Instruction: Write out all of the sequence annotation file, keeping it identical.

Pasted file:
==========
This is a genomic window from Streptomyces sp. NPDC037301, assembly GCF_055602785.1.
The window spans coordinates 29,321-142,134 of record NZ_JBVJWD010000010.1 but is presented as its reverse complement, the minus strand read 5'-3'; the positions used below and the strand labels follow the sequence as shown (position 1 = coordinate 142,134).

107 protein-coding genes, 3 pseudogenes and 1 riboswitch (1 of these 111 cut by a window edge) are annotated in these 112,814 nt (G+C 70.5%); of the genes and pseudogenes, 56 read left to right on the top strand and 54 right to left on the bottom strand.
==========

This is a genomic window from Streptomyces sp. NPDC037301, assembly GCF_055602785.1.
The window spans coordinates 29,321-142,134 of record NZ_JBVJWD010000010.1 but is presented as its reverse complement, the minus strand read 5'-3'; the positions used below and the strand labels follow the sequence as shown (position 1 = coordinate 142,134).

107 protein-coding genes, 3 pseudogenes and 1 riboswitch (1 of these 111 cut by a window edge) are annotated in these 112,814 nt (G+C 70.5%); of the genes and pseudogenes, 56 read left to right on the top strand and 54 right to left on the bottom strand.